Building on the previous example, in the ideal state, we aim to have a well-defined target audience with different personas whose needs align with our value proposition and who have a high potential to purchase from us. This means we continuously review our value proposition and target audience, conduct research through surveys or feedback, and use this information to adapt and update our marketing communications and content strategy accordingly. We have a dashboard that helps us to analyze our data, provided by the data team. Our sales team specifies the specific reason why a customer chose to work with us or why we lost a certain customer. The customer service team provides us with insights into customer needs and challenges. As an organization, we work integrated, and each team updates each other via recurrent meetings or via a specific platform.  


Step 5: Mapping Capabilities and Conducting Gap Analysis 

At this stage, we assess our current process, technology, and talent capabilities to determine the gaps between our current state and the ideal state we defined in the previous step. The larger the gap, the greater the change and effort required. 

Continuing from the previous example, we need to evaluate if we have the resources and capacity to conduct continuous research and analysis, or if we need to allocate a budget for that purpose. Do we need a different system or approach to achieve our ideal state? Perhaps we simply need to expand our research capacity and improve the analysis of our existing data. For instance, we might aim to update our target audience by the next quarter and run our first campaign with the new target audience, along with new content and communication strategies in Q1 next year. 


Step 6: Identifying Key Actions for Achieving the Ideal Stage 

In this step, we create a list of key actions that will help us achieve the ideal stage we have defined. These actions can be both short-term and long-term, and we recommend starting with short-term actions in parallel with long-term ones to show early benefits and gain stakeholder buy-in.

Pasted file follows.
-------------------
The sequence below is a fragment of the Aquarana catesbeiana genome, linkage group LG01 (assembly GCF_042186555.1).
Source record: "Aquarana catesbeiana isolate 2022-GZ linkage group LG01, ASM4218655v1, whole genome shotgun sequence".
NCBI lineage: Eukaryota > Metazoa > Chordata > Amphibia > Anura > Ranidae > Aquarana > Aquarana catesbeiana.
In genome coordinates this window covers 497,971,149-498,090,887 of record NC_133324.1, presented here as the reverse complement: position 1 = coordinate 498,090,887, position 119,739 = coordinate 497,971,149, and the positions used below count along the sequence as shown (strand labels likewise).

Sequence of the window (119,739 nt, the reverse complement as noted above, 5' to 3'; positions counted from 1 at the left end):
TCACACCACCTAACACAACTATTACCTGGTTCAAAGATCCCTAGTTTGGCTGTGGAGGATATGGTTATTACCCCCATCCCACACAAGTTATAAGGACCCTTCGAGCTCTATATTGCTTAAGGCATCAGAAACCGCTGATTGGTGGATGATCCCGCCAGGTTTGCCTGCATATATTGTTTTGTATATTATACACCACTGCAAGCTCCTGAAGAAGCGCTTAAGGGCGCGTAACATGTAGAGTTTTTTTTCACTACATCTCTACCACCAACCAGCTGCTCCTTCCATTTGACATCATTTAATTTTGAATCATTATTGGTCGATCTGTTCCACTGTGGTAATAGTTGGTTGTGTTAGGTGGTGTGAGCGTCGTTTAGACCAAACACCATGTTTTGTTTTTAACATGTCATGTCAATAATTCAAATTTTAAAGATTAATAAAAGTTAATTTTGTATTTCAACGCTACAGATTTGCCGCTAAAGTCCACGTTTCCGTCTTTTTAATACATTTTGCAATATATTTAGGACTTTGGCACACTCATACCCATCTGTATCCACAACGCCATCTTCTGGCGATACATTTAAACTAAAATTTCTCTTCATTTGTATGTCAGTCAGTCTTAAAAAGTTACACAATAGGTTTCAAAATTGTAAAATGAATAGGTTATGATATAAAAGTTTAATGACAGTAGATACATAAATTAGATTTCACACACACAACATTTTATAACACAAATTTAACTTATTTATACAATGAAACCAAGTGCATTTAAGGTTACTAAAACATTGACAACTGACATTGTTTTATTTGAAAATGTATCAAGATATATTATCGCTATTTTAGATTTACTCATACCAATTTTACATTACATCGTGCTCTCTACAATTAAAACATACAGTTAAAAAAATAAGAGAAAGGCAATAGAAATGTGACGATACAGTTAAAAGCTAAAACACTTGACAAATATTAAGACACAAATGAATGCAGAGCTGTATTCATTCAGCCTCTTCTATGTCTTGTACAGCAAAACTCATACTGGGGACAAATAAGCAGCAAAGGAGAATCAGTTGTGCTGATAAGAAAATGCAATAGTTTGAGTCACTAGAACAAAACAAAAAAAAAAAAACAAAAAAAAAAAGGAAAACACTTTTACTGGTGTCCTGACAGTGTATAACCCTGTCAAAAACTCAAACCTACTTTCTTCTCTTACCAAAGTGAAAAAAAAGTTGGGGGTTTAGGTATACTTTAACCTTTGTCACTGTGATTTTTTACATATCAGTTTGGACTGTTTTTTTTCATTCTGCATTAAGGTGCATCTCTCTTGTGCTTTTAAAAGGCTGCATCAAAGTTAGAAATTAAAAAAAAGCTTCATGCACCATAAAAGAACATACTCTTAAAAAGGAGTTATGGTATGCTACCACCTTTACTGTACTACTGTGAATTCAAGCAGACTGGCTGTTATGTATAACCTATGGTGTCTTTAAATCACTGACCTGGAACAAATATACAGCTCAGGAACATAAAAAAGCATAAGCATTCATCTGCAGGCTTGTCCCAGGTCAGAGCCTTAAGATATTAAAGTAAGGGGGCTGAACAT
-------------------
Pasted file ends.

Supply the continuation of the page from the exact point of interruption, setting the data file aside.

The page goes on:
Continuing from the previous example, the key actions could include gaining management buy-in for increasing the budget for research and data analysis, creating a dashboard for a better understanding of current customers, and updating marketing communication and content strategy once we have a clear picture of our new target audience. We might also need to have a new way of working as a team, maybe we need to have meetings with different teams on a monthly base, such as Smarketing Meetings. By implementing these actions, we can move closer to our ideal stage and improve our channel performance. We should be careful though not to be over-promising. Any key action we create should refer to a SMART KPI and should have a time boundary. 

 As you can see, we were able to identify the root causes of the high cost of acquisition and create action points to avoid these challenges by simply following our solution framework in a systematic way. 

In a nutshell, the six-step solution framework provides a systematic approach for businesses to tackle the challenges they face. It involves assessment by gathering data and analyzing it, identifying the pains in the organization, finding out the root causes, creating the ideal state, doing an as-is and gap analysis, and listing down the key actions to arrive at the ideal state. By following this framework, businesses can ensure that they have a structured process in place for problem-solving that is both efficient and effective. If you are curious and would like to learn more about it, NMQ Digital is here to help you with its Digital Consultancy Services.  

Published by Gulcan Kurtul May 17, 2023
Gulcan Kurtul